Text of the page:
I've all but accused this film of being a boy's film in disguise as a women's film, but the experience of seeing the film in the theater runs counter to that impression. I've mentioned the scene early in the film when young Diana mimics the training she sees the other Amazons undergoing. That scene has a specific real-world resonance for me, because the first audience I was in for the film had a fair number of young girls in it. There was a girl in the row in front of me who was behaving exactly like young Diana as the credits rolled, miming Wonder Woman in action. There were two more out in the lobby as I made my way to my car. There's obviously a deep and atavistic pleasure in seeing someone like you in the role of hero, and girls and women are starved for this kind of representation. Many long years separate Ellen Ripley from Imperator Furiosa and Wonder Woman. So who am I to call this a "boys' movie" then? Because if women and girls are taking it to heart, then it belongs to them.

(1) If you want an example of how this might have played out, I would suggest the second issue of Joe Keatinge and Sophie Campbell's version of Glory. Glory was a Wonder Woman knock-off created by artist Rob Liefeld for his creator-owned universe. Keating and Campbell radically re-imagined
Glory in 2012. In the issue in question, Glory ends up ripping the arm off of Supreme, Liefeld's Superman knock off. It's gory and cathartic.

(2) I am aware of the controversy surrounding Gal Gadot's nationality and perceived Zionism. I acknowledge this concern, but I am not equipped or prepared to engage in a discussion of this issue. I think one could just as easily take the film to task for being an American film as you can for having an Israeli star. I'm concerned that accusations of "zionism" are often a means by which the left can indulge in anti-Semitism under the cover of social justice activism. There are legitimate reasons to criticize Israel, but there's a knife's edge to walk here and I don't feel like trying to walk it. If this bothers you, I encourage you to research the facts and form your own opinion on the matter.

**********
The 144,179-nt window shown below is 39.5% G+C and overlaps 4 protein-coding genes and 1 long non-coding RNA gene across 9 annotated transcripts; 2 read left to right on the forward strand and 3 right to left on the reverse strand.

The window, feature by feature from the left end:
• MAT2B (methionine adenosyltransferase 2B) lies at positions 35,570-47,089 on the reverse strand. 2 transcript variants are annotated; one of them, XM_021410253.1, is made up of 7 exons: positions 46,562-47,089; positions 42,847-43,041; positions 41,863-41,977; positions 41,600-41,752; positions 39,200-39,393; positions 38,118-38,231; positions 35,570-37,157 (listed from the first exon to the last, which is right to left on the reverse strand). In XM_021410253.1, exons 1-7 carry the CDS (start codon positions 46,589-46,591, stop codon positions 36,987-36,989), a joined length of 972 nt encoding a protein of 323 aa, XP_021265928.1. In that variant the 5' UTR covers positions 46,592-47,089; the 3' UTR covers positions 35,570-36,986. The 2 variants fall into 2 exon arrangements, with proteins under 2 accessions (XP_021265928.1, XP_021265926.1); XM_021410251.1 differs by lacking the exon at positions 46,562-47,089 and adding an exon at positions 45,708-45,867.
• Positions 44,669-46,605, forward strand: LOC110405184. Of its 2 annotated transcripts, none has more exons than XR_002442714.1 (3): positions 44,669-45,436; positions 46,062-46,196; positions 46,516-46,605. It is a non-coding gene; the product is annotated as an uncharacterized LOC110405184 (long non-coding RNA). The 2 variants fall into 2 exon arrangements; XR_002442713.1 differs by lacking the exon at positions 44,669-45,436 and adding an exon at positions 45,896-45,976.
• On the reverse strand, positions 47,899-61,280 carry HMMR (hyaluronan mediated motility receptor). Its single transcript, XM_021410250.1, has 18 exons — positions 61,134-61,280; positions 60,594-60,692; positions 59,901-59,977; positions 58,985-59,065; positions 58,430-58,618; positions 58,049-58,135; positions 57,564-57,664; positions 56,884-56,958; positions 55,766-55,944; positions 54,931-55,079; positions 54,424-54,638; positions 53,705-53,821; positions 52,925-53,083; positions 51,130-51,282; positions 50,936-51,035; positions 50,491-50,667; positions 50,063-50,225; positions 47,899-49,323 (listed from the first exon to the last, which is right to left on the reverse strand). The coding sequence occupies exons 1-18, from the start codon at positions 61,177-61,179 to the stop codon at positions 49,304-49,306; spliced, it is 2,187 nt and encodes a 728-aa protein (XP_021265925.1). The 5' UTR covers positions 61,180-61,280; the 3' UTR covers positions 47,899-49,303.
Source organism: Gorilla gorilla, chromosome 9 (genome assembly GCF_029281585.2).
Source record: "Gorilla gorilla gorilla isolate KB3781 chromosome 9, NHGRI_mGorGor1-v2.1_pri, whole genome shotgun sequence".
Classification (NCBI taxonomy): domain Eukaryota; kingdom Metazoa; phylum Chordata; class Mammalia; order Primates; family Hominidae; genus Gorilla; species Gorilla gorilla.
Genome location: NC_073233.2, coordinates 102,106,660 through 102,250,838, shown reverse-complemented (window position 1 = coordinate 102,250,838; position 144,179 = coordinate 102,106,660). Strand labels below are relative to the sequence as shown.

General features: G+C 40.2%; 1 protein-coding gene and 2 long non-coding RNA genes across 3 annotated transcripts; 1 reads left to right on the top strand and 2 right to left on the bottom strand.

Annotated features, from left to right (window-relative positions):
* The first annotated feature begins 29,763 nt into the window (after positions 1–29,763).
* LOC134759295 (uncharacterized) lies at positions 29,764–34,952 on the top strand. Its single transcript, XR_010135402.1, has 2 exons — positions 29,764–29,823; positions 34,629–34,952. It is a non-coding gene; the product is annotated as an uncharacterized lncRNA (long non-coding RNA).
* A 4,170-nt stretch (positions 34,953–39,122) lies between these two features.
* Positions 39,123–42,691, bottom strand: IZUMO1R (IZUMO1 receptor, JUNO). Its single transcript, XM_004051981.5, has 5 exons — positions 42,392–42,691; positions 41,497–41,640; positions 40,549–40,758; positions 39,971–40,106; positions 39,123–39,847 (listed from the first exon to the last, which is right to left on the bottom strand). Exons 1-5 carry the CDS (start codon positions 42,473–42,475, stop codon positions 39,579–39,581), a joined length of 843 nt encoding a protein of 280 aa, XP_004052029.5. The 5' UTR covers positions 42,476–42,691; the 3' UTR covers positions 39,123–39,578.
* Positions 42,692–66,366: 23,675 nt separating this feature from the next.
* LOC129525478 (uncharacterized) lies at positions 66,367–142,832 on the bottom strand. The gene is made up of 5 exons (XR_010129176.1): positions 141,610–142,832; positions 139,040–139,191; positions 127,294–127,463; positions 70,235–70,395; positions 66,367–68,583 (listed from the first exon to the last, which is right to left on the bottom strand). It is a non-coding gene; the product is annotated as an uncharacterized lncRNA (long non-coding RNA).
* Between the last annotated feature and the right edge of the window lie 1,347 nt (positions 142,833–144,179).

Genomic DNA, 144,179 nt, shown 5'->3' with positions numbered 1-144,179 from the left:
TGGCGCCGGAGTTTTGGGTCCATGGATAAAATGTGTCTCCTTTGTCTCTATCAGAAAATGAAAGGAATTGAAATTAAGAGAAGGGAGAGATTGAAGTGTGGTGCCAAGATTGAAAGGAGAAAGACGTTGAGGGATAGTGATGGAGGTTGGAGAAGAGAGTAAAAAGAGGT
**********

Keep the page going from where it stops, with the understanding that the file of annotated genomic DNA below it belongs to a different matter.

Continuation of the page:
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1 comment:

Deborah Lipp said...

I don't mind at all Diana desiring and sleeping with Steve. If living in this society cannot erase our queer desires, then living in Themyscira cannot erase straight desires. Honest to God, plenty of queer women would want to try it if they'd never seen it before!

I cannot figure out what you mean by the homage to Superman, which makes me sad because it's one of my favorite movies.

There was, by the way, a brief mention of a goddess: The Lasso of Truth is called the Lasso of Hestia.

Thanks for saying that about antisemitism on the left. It is frankly driving me crazy. Zionism is the belief that the state of Israel should exist. There is nothing inherently oppressive about it. I utterly reject any statement that Zionism is racism; it is itself an antisemitic statement.

By comparison, being anti-Israel versus being against the oppression of the Palestinian people is like being anti-America versus being anti-Trump. Much of the left is rather disgustingly interested in being anti-Israel, and yes, I feel threatened and infuriated by that. This story made my head explode:

Seriously, we'd just gotten back from NYC Pride and we were so tired we could barely walk, and reading the article made me stand up and shout.

Besides all of that, Israel has compulsory military service for all 18 year-olds. It's ridiculous to assume someone who has been in her country's military wouldn't have a somewhat pro-military perspective. That shit is excellent brainwashing. So if you are "pro-Israeli" but against any Israeli with a military POV, you're functionally anti-Israeli. Forgive me for noticing that's probably the point.